Agile Remote Work – Is It the Future?


Agile Remote Work - Is It the Future?

The pandemic may have accelerated the worldwide trend of working remotely, but the concept traces its roots back to the 1970s. Amidst the oil crisis of 1973, Jack Niles, a NASA engineer, pitched the idea of telecommuting as an alternative to the central office. Fast-forward to 2020, and 88% of businesses worldwide went remote during the pandemic—with 74% of them planning to shift at least some teams to permanent remote. 

Remote work is the future of work. Yet like any cultural transformation, this global shift comes with benefits, drawbacks, and challenges as companies learn to adapt to a changing workplace. Simply recreating the old office in a virtual setting will no longer suffice as more companies continue to recruit and hire remote employees worldwide. 

Fortunately, as the global workforce evolves, so do the organizational strategies that companies use to manage their teams. At Vistatec, we take an agile remote approach, enabling us to adapt and pivot on ever-changing conditions. This article explores the pros and cons of an agile remote workplace and how Vistatec leads the charge.  

Table of Contents

What Is Agile Work? 

Before diving into the benefits and drawbacks, we need to define agile work. 

The proliferation of cloud-based technology has been driving the flexible work trend. Employees can choose when and where they work. Agile work is similar but has one key difference, it lets employees work anytime, anywhere and empowers them to decide how they would like to work. 

Unlike flexible work, agile work is multidimensional. This organizational strategy prioritizes efficiency over schedules and locations. The idea is that work is an activity, not a place. As a result, agile work builds a company culture and employee mindset that fosters innovation, efficiency, and productivity. 

The Benefits of Agile Remote Work

Given its growing popularity, it should be no surprise that agile remote work offers several benefits to employers and employees. Below is a look at just five: 

  • Larger talent pool.

    Companies that create remote positions are no longer limited to hiring employees who live within commuting distance. Depending on the role, they may hire someone on the other side of the world—without going through the visa process or paying relocation costs.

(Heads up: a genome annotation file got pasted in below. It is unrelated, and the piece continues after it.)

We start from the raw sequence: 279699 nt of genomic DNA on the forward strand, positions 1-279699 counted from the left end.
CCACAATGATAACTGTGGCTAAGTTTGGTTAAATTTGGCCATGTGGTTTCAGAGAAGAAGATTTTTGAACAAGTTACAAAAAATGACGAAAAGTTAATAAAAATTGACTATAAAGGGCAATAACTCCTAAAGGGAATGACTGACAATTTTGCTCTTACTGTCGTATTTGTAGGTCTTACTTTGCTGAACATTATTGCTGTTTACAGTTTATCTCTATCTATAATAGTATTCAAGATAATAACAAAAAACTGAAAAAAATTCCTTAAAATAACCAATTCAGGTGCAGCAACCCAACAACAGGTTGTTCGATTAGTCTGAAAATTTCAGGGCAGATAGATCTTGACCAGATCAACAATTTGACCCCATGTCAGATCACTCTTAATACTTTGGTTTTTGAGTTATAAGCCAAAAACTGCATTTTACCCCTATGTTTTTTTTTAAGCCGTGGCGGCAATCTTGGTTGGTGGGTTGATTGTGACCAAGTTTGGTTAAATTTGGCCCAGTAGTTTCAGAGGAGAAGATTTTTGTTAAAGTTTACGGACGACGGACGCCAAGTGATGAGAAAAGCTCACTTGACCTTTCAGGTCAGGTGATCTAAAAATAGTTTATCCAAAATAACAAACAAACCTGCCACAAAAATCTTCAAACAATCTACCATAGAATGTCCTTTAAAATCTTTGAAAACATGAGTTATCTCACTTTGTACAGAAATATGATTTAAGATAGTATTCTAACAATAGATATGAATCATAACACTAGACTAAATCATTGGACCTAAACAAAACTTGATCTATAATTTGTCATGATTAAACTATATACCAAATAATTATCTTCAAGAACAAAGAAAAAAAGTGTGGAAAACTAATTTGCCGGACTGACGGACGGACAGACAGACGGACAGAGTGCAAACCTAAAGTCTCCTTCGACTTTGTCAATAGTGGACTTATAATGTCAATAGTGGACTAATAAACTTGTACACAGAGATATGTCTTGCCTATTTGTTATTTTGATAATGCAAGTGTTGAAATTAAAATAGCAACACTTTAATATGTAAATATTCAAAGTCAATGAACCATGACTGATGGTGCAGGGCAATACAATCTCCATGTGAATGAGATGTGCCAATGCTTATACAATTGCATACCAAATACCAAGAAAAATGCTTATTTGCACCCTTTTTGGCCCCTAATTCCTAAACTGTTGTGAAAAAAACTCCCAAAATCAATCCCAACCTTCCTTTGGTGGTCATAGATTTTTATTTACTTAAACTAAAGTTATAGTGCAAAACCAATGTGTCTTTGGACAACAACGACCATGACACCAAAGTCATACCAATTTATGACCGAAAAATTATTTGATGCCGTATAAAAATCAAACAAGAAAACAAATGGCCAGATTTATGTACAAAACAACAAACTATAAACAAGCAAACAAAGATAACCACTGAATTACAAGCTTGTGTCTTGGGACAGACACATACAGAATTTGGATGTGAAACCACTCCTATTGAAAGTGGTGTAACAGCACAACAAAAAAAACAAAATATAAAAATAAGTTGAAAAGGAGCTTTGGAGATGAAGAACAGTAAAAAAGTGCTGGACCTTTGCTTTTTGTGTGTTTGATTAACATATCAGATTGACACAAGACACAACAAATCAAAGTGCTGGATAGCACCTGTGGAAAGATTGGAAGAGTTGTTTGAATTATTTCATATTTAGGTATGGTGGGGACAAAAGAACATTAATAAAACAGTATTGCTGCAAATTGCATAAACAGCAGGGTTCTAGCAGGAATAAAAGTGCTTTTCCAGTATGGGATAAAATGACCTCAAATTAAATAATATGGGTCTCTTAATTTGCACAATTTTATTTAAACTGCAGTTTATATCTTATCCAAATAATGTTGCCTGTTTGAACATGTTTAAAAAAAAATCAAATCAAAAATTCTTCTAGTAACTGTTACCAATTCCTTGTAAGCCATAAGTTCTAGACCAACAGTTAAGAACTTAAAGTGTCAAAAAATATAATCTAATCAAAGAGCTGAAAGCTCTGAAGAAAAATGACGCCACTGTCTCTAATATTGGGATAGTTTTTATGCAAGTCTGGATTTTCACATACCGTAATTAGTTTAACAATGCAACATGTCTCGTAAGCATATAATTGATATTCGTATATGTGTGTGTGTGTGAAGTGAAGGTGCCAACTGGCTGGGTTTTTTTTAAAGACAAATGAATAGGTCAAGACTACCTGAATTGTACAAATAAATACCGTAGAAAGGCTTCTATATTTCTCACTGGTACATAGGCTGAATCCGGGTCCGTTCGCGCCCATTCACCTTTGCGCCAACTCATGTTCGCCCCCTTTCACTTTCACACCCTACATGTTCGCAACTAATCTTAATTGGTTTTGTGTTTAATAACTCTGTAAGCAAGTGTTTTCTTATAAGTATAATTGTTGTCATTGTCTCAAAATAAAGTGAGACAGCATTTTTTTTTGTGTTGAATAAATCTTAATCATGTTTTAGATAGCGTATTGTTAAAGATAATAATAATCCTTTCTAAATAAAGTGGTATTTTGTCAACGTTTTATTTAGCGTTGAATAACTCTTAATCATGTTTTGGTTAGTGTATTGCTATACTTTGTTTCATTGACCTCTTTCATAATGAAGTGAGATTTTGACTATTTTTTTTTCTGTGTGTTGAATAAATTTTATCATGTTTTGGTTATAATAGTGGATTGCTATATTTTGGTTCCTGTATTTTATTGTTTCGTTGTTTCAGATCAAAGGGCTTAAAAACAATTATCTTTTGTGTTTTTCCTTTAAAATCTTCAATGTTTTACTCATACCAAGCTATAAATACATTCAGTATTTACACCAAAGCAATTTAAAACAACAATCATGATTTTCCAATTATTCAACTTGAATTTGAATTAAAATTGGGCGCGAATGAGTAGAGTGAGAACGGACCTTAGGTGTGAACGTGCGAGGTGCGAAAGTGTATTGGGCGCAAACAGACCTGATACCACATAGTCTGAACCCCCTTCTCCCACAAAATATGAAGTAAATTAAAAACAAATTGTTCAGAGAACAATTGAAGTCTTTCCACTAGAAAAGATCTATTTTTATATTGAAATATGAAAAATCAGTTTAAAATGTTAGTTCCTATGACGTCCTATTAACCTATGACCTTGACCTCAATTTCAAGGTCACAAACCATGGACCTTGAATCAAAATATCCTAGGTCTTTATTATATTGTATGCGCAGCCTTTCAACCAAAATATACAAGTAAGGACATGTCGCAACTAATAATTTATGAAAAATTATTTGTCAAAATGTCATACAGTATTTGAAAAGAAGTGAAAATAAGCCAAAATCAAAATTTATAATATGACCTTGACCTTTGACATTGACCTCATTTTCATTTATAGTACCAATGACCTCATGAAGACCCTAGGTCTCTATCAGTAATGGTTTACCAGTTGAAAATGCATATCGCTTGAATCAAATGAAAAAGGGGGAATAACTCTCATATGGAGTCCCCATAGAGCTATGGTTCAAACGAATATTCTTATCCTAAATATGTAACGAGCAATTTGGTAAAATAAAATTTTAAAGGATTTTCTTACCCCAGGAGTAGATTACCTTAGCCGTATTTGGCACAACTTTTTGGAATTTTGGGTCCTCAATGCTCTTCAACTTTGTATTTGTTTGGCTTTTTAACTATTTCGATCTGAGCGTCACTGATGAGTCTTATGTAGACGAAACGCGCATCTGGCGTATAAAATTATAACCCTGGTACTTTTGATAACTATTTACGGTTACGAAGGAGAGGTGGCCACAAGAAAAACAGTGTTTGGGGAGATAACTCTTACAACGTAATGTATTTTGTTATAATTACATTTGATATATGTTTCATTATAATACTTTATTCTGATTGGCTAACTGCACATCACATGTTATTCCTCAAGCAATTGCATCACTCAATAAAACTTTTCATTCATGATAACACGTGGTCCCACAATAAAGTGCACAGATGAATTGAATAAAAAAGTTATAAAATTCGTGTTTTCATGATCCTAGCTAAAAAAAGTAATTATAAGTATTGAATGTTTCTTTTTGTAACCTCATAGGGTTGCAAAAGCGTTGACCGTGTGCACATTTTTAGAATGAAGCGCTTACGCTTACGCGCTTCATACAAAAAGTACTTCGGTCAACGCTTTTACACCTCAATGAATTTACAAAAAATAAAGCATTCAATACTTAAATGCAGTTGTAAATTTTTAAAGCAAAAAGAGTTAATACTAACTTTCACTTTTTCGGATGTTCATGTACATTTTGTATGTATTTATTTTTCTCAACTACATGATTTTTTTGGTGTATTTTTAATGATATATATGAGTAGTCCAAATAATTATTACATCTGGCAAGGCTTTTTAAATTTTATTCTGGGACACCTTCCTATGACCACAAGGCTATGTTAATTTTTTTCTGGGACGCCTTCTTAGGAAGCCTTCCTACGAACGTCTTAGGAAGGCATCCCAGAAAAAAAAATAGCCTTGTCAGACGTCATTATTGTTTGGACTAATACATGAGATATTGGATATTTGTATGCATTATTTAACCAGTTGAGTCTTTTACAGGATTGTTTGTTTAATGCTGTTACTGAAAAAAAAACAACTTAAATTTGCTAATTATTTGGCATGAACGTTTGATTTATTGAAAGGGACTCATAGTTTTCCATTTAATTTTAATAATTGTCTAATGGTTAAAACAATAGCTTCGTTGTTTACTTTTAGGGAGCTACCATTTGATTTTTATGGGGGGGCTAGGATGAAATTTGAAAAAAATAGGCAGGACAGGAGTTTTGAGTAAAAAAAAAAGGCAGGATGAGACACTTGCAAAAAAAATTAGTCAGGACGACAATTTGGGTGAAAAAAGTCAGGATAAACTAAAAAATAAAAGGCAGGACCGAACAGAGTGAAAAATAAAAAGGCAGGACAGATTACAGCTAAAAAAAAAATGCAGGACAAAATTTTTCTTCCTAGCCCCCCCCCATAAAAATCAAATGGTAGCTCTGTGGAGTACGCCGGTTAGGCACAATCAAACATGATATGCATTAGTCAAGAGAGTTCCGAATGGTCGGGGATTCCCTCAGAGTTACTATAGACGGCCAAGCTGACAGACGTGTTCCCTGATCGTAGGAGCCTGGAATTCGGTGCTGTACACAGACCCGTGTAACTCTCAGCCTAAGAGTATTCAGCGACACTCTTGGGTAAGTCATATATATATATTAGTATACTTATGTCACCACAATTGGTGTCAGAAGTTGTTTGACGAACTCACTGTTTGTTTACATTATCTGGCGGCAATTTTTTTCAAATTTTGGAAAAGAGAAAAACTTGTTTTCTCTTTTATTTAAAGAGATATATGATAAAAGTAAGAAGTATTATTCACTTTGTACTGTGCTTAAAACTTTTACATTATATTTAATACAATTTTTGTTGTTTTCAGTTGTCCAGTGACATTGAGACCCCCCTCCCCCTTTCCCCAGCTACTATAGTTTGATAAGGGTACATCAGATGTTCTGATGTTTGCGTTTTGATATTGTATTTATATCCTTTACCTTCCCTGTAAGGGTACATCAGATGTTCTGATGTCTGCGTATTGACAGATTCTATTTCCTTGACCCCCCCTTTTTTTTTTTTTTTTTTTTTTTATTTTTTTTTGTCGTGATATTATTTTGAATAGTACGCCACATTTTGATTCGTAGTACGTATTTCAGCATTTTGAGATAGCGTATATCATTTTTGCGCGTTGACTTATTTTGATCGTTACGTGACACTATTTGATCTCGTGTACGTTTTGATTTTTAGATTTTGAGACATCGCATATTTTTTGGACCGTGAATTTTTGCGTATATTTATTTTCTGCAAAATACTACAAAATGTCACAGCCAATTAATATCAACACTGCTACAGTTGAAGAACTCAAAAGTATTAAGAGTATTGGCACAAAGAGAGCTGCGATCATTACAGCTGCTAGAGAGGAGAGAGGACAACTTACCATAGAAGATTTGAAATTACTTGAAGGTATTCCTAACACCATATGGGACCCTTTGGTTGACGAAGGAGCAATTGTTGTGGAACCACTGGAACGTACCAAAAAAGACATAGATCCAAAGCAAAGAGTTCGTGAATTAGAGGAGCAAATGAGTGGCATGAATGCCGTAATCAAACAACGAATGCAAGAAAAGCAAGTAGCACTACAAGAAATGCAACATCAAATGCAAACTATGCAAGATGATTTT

• Lower overhead.

    Remote work reduces overhead by enabling companies to rent a smaller office space or even forgo the office altogether. Many startups are choosing to go all-remote instead of a central office.

  • Better for the environment.

    Fewer commuters and smaller offices translate into several environmental benefits, including lower emissions and less energy consumption.

  • Higher employee satisfaction.

    Employees empowered to decide when, where, and how to work report higher job satisfaction. That means agile remote work can lead to higher retention rates and the fifth benefit on the list.  

  • Higher Productivity

    . Employee satisfaction links with higher productivity. Coupled with agile work’s focus on productivity, it can significantly gain companies that adopt the strategy. 

As you can see, the benefits of this approach make it well worth it. But it does take some effort on the company’s part to ensure an agile global business runs smoothly. 

The Drawbacks of Agile Remote Work

Like organization strategy, agile remote work does have its drawbacks. Yet, with careful planning, most, if not all, can be overcome. Below are the three most common and how companies can address each. 

  • Different Time Zones

    . Communicating promptly can be a significant challenge when team members work different schedules in other regions. You can make it clear when something requires a response ASAP. Reducing the number of meetings and the number of people who attend can also minimize scheduling conflicts. Consider sending out meeting notes afterward instead. 

  • Language Barriers.

    Global teams are often multilingual and can make it difficult to communicate internally. Several conferencing platforms offer interpretation features, and meeting hosts can invite an interpreter to help multilingual teams communicate.    

  • Cultural Differences.

    Workplace cultures and employment laws vary worldwide, making it challenging to create a unified company culture. Companies can modify theirs based on employees’ locations. By collaborating with their Human Resources departments, managers can develop solutions that work for everyone. 

Agile Remote Work at Vistatec

At Vistatec, we understand the challenges and the rewards of developing an agile remote work environment. For the past twenty-five years, we’ve operated remotely in some capacity and have learned to adapt as technology and global work culture change. Today, how we work increasingly depends on how we want to work, so an agile strategy is a good fit for our growing global team

So, how do we ensure that employees worldwide remain happy and productive? We regularly conduct surveys to gain insight into their work preferences. Here’s what we found: 

  • Full-time working from home isn’t ideal for everyone. Employees with young children and those who care for elderly relatives often need more flexibility. 
  • Other employees, typically young professionals, prefer access to an office, and it provides them with a space to gather, collaborate, and socialize. This is especially important for employees who have moved to Ireland for work. 
  • Commuters are often deprived of personal time and may switch to remote work or a hybrid schedule. 

There is no one-size-fits-all solution for creating a global workplace. Our advice? Listen to your employees before making decisions and keep checking in regularly. You may be surprised by how people’s preferences change.